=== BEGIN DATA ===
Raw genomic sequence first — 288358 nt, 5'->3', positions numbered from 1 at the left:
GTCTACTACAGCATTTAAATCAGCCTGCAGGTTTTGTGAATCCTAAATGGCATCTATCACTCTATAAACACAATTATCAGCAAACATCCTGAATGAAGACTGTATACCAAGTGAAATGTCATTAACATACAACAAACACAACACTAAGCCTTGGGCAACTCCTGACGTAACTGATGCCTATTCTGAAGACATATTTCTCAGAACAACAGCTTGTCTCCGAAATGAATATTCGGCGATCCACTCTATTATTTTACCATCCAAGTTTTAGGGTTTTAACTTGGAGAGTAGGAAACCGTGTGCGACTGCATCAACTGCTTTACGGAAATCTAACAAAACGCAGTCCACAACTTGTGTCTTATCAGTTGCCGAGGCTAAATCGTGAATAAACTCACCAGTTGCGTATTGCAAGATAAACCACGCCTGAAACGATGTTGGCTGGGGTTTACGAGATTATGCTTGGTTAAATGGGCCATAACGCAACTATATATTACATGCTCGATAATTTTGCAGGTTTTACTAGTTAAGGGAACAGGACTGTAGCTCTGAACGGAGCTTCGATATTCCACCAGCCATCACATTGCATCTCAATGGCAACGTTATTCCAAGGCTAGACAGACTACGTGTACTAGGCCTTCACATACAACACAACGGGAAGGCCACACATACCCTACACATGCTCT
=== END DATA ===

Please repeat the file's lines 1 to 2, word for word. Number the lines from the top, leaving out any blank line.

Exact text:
Raw genomic sequence first — 288358 nt, 5'->3', positions numbered from 1 at the left:
GTCTACTACAGCATTTAAATCAGCCTGCAGGTTTTGTGAATCCTAAATGGCATCTATCACTCTATAAACACAATTATCAGCAAACATCCTGAATGAAGACTGTATACCAAGTGAAATGTCATTAACATACAACAAACACAACACTAAGCCTTGGGCAACTCCTGACGTAACTGATGCCTATTCTGAAGACATATTTCTCAGAACAACAGCTTGTCTCCGAAATGAATATTCGGCGATCCACTCTATTATTTTACCATCCAAGTTTTAGGGTTTTAACTTGGAGAGTAGGAAACCGTGTGCGACTGCATCAACTGCTTTACGGAAATCTAACAAAACGCAGTCCACAACTTGTGTCTTATCAGTTGCCGAGGCTAAATCGTGAATAAACTCACCAGTTGCGTATTGCAAGATAAACCACGCCTGAAACGATGTTGGCTGGGGTTTACGAGATTATGCTTGGTTAAATGGGCCATAACGCAACTATATATTACATGCTCGATAATTTTGCAGGTTTTACTAGTTAAGGGAACAGGACTGTAGCTCTGAACGGAGCTTCGATATTCCACCAGCCATCACATTGCATCTCAATGGCAACGTTATTCCAAGGCTAGACAGACTACGTGTACTAGGCCTTCACATACAACACAACGGGAAGGCCACACATACCCTACACATGCTCT